Few people knew it but Dr. Martin Luther King, Jr. played more than a public role in making the Voting Rights Act of 1965 in particular a reality. During the summer of 1965, especially weeks before Johnson signed the critical legislation into law, he and Dr. King, as documented by recorded phone conversations between the two, were in consistent dialogue. King was not afraid to ask Johnson where the legislation stood and, more importantly, was willing to do his part publicly and privately to ensure the passage of the legislation, which happened on August 6, 1965.
An influential leader in the civil rights movement, Andrew Young, who became Georgia’s first black elected congressman since Reconstruction, was appointed U.S. Ambassador to the United Nations, where he helped protect human rights and promote economic advancement in underdeveloped nations, by Georgia’s own President Jimmy Carter in 1977. Young’s ambassadorship ended in 1979 over a secret meeting with the PLO to broker peace in the Middle East but he remained influential in presidential politics and was even appointed by President Bill Clinton to oversee a $100 million Southern Africa Development Fund in 1994.
A decorated and distinguished general, Colin Powell was not a clandestine presidential advisor. The first African-American to serve as National Security Advisor, Powell coordinated technical and policy staff during President Reagan’s summit meetings with Soviet President Gorbachev. Under President George W. Bush, Powell served as Chairman of the Joint Chiefs of Staff leading Desert Shield and Desert Storm, prominent military operations that elevated him to national prominence. During the administration of George W. Bush, Powell became the first African American to serve as Secretary of State.
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Rev. Jesse Jackson
Although he will be most remembered for his own two unsuccessful presidential
runs in 1984 and 1988, Jesse Jackson also became a spiritual advisor to
President Clinton in 1998 in the midst of his impeachment proceedings and the
Monica Lewinsky scandal during Clinton’s second term. Later, however, Jackson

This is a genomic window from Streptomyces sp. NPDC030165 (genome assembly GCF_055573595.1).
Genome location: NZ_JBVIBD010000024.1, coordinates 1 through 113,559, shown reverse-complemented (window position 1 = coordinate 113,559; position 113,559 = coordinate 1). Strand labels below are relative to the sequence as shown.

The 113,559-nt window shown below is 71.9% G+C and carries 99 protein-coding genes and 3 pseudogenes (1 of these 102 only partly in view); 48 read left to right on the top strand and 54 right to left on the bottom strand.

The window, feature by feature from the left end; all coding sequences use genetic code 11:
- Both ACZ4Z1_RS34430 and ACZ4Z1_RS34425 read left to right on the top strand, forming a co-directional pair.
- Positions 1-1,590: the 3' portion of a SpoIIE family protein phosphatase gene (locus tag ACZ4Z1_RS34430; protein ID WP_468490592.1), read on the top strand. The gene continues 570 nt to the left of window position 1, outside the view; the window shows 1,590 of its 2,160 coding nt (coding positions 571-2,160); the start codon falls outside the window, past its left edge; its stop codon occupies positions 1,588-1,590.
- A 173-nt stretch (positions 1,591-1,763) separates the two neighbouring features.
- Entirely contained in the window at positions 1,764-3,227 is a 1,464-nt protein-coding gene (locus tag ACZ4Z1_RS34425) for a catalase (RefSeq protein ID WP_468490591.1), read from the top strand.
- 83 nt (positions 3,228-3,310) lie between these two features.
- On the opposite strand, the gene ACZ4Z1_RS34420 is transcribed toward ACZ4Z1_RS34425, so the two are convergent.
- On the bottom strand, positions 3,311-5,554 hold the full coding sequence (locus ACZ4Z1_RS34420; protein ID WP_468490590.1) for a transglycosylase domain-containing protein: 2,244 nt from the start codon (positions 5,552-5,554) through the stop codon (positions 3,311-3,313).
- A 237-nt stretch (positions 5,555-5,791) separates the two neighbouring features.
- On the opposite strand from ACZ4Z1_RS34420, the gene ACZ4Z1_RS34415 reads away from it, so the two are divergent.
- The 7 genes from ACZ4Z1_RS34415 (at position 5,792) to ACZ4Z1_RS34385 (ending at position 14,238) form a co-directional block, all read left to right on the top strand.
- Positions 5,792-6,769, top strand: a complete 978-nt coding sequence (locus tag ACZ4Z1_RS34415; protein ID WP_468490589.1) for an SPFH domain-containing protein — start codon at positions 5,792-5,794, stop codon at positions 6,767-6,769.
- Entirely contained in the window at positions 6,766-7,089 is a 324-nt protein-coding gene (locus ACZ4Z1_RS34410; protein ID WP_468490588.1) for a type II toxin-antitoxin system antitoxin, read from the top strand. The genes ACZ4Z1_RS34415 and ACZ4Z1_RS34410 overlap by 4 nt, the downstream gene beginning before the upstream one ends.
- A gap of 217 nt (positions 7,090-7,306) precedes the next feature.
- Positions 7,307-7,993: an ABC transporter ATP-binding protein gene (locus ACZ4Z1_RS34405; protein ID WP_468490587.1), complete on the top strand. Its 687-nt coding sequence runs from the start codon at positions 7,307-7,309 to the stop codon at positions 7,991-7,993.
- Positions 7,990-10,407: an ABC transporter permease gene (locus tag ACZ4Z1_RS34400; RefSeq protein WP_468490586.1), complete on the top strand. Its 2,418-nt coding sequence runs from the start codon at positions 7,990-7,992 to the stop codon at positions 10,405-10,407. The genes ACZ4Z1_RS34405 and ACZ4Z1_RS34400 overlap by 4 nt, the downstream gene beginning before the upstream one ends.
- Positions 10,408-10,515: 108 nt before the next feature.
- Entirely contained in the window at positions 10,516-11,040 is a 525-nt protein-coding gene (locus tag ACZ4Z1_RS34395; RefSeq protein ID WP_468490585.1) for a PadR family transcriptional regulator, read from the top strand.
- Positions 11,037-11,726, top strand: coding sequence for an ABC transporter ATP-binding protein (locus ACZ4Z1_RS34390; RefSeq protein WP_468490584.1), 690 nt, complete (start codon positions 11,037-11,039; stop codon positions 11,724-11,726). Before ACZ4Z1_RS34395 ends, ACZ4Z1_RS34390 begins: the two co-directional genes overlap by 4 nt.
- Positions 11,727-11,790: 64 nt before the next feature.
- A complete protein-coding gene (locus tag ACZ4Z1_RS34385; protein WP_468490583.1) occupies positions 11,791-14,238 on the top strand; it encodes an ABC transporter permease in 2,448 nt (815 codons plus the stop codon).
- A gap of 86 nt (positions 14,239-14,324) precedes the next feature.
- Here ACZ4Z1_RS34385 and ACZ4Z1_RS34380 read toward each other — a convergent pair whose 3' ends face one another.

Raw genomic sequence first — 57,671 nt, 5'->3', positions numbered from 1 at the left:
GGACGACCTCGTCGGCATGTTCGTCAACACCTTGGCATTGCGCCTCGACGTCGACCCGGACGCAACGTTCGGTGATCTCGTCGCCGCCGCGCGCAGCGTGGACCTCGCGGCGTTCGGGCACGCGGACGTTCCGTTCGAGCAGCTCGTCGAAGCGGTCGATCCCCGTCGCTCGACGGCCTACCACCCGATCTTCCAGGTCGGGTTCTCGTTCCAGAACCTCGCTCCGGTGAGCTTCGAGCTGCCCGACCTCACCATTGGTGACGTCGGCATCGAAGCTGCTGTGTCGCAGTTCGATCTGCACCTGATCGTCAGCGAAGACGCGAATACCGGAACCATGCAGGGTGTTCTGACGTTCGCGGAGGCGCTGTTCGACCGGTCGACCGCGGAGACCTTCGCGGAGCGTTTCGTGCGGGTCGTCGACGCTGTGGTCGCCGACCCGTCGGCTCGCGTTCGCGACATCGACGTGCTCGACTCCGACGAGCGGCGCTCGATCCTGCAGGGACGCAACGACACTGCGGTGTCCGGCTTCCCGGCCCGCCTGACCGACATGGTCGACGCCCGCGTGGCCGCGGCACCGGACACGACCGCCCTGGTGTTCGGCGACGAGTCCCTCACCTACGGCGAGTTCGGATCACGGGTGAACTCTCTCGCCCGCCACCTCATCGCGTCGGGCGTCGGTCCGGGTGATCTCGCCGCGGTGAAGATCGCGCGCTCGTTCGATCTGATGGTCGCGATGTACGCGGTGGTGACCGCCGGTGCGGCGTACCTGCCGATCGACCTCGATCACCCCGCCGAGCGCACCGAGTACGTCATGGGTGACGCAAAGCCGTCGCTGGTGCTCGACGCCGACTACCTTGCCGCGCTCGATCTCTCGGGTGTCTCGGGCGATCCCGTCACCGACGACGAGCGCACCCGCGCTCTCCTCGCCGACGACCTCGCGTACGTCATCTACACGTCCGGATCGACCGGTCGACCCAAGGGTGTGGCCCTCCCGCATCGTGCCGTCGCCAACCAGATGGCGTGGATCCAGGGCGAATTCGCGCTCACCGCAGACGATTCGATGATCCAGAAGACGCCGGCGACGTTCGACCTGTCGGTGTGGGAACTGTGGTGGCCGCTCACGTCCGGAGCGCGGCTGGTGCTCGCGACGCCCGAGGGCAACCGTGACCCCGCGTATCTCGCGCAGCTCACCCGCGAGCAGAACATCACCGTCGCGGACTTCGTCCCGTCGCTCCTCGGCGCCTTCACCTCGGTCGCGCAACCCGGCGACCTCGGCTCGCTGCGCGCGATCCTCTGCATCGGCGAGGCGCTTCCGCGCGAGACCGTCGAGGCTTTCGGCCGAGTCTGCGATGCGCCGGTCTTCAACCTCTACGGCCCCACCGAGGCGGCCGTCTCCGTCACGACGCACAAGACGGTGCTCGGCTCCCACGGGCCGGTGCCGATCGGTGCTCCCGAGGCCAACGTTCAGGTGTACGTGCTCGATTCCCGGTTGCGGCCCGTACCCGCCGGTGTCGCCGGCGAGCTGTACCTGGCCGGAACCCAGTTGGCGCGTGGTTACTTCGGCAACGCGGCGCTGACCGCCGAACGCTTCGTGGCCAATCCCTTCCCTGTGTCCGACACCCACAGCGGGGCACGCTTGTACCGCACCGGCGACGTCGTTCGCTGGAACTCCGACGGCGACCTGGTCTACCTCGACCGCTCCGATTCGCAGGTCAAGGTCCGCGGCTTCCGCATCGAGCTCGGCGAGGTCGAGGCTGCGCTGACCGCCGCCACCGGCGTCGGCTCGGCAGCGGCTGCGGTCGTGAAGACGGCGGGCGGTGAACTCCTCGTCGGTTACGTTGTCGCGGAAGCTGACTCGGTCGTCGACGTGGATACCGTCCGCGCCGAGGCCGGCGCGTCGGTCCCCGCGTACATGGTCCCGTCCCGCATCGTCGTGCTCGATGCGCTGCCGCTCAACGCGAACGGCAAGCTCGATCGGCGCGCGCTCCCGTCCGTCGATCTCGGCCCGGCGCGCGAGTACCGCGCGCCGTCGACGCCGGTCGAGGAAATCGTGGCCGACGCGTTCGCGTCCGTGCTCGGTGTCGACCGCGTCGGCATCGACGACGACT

had his own scandal when it was discovered that he had an extramarital affair that produced a child.
(Photo by Cynthia Johnson/Liaison)
Former National Urban League president Vernon Jordan is most well known for his prominent role in his friend Bill Clinton’s presidency. In addition to serving as chairman of the Clinton presidential transitional team in 1992, Jordan also served on the Presidential Clemency Board and the American Revolution Bicentennial Commission, among others, in the White House. Prior to his role in the Clinton administration, Jordan, a Georgia native, also advised President Jimmy Carter. In 2006, during George W. Bush’s administration, Jordan served as a key member of the Iraq Study Group which sought answers on how to manage the Iraq War.
(Photo By Cynthia Johnson/Getty Images)
Plucked from Stanford University where she was a political science professor and provost, Condoleezza Rice first government appointment was as the Soviet and Eastern European Affairs Advisor under President George H.W. Bush. Rice, who is from Birmingham and knew one of the four little girls killed in the 1963 bombing, was a trusted advisor to President George W. Bush where she became the first African-American woman to serve as both National Security Advisor (2001-2005) and Secretary of State (2005-2009).
(JIM WATSON/AFP/Getty Images)
Few presidential advisors have had the relationship that Valerie Jarrett has shared with President Obama. A key advisor to Obama long before he was a senator or president, Jarrett, whose official title is senior advisor and assistant to the president for intergovernmental affairs and public engagement, reportedly advises and aids the president on almost everything, from reassuring Jewish leaders about American strategy on Egypt to addressing Al Sharpton’s concerns about Obama’s education policy. Only one of the remaining four advisors that began with Obama, Jarrett, who was born in Iran, is credited as a key consensus builder.
(Photo by Pete Souza/The White House via Getty Images)
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Barack Obama is the nation’s first black president, but when it comes to having a voice in the White House, African-Americans haven’t necessarily been relegated to the sidelines.
Click here to view a MSNBC Beltway slideshow of up-and-coming black political leaders
Throughout history, African-American leaders have often provided critical insight, especially as it pertains to race relations, for presidents of both parties. Below is a list of some key advisors who were able to bend the ears of our commanders in chief through the decades.
Some are well-known, while others worked in relative obscurity. Regardless of their status, these men and women offered key counsel during some of this nation’s most turbulent and historic moments.